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Federal Budget Deficit Skyrockets to $1.1 Trillion in First Half of FY 2023 - What's Behind the Surge?

Last week the Congressional Budget Office (CBO) released its Monthly Budget Review showing that in March 2023, the federal government incurred a deficit of $376 billion, $114 billion more than the actual deficit in February and $183 billion more than the shortfall recorded in March 2022. CBO’s report also estimates that the federal budget deficit reached $1.1 trillion through the first half of fiscal year that began on October 1 – $430 billion higher than last year at the same period.

Compared to the first six months of FY 2022, the rise of the deficit is explained by a 3 percent decrease in revenues while outlays rose by 13 percent. 


Total revenues decreased by $73 billion due largely to an 8 percent drop in individual income taxes as refunds in the initial part of this year’s tax season were $68 billion more than at this point a year ago. 

Another factor was that remittances to the Treasury from the Federal Reserve decreased from $61 billion last year to less than $1 billion. As explained by a blog post from the Federal Reserve Bank of St. Louis, “The yearly remittances to the Treasury are essentially the leftover Fed revenue after operating expenses. By law, this additional revenue must be turned over to the Treasury.” According to CBO analysis, these remittances fell this year due to “higher short-term interest rates” that raised “the central bank's interest expenses above its income.” 

On the other hand, net receipts from payroll and corporate income taxes increased, by $62 billion and $13 billion respectively.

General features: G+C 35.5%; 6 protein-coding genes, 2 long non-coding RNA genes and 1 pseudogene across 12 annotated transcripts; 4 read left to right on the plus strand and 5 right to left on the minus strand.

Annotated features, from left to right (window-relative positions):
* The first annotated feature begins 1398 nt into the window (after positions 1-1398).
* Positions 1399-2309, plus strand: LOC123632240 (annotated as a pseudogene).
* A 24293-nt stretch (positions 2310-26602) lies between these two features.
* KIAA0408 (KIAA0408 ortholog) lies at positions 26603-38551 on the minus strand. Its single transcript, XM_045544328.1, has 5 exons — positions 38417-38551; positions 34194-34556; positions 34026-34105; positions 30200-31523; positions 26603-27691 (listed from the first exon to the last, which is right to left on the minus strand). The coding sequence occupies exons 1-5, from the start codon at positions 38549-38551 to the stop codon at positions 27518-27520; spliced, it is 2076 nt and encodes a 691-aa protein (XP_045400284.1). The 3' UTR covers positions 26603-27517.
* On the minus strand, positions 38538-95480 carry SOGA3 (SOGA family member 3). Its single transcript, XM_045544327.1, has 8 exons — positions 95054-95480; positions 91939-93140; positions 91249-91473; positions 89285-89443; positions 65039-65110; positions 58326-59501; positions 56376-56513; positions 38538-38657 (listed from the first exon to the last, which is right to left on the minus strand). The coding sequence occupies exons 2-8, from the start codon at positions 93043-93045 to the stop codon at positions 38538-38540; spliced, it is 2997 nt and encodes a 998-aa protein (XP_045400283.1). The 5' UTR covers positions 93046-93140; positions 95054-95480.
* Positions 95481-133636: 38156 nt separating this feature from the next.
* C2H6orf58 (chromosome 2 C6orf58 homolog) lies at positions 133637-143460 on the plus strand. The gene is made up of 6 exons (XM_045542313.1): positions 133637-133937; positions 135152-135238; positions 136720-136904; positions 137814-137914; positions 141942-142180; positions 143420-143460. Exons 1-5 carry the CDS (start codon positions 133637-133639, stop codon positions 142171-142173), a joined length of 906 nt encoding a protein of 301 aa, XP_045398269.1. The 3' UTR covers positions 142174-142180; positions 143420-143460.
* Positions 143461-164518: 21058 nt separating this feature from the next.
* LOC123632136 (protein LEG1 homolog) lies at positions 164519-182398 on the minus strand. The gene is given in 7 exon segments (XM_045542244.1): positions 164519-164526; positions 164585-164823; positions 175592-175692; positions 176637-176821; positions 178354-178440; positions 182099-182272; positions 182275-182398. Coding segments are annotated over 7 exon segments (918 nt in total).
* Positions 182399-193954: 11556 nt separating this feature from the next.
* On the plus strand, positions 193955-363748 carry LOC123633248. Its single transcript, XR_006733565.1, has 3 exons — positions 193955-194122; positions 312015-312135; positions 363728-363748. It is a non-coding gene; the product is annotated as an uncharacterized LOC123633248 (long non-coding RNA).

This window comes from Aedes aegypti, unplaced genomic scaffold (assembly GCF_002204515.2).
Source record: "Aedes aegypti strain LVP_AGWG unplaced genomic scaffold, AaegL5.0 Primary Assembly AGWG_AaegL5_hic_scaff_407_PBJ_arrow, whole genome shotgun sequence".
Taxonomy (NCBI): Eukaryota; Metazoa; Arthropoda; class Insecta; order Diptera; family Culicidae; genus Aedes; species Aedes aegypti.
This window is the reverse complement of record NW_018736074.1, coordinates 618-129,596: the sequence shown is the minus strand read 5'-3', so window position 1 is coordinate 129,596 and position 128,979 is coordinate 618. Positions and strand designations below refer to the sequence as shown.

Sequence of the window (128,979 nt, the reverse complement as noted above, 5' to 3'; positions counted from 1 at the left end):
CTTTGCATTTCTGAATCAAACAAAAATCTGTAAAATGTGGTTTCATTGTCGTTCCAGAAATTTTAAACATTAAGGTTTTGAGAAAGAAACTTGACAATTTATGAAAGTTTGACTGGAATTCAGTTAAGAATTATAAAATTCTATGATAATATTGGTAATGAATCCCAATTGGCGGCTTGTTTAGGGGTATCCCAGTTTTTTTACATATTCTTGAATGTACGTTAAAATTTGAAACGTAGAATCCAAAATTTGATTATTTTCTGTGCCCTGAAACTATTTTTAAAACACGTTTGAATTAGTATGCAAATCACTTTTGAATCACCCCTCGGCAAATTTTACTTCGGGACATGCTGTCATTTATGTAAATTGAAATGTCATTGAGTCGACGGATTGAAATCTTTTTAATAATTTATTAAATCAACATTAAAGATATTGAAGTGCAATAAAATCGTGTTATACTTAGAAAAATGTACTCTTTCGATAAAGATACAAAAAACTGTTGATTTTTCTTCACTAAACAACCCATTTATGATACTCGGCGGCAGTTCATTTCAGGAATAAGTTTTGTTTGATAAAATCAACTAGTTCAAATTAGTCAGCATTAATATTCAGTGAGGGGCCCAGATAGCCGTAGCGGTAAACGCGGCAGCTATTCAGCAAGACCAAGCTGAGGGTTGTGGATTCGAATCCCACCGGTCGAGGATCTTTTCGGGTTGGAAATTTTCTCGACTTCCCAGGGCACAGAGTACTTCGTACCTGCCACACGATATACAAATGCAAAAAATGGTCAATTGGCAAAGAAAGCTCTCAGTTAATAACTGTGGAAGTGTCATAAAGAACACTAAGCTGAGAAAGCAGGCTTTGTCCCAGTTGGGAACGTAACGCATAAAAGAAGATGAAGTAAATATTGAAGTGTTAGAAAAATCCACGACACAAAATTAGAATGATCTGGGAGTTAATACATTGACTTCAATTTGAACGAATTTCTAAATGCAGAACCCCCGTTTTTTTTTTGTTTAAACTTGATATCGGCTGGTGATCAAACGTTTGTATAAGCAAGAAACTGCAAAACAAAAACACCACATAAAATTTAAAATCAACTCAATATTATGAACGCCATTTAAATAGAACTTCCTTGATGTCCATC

The federal government spent $3.1 trillion between October and March – $357 billion more than during the same period last year. A large contributing factor is an increase in outlays for Social Security, Medicare, and Medicaid increased by $141 billion. Social Security spending rose because of an increase in beneficiaries and an increase in the average benefit payment linked to the cost-of-living adjustment. Medicare and Medicaid outlays’ increases are also due to growth in the number of beneficiaries, as well as higher costs for health care.

Lawmakers should also note that outlays for interest on public debt rose significantly. Higher interest rates raised costs for financing the debt by $90 billion – 41 percent more than a year ago.
One minor factor is a shift in certain payments because the first days of the fiscal year 2023 and the first day of the second half of the fiscal year were on a weekend. CBO notes that if these shifts did not occur, the deficit in the first half of fiscal year 2023 would have been $10 billion smaller.

In the budget outlook published in February, CBO projected that the federal government would have a $1.4 trillion deficit for the whole fiscal year 2023. Six months into the fiscal year, outlays are running ahead at 51 percent of the projected amount for the fiscal year, while revenue is behind at only 43 percent of the total estimated for the fiscal year. 

Despite the claims of deficit reduction enacted in the Inflation Reduction Act, the government’s budget shortfall is worse than it was a year ago at the middle point of the fiscal year. CBO just announced today that it will update its 10-year budget baseline on Friday, May 12. This report will reveal whether the fiscal outlook has improved or worsened since February. Regardless, without reforms to restrain spending, deficits will continue to rise, and interest costs will add to the burden of financing the debt.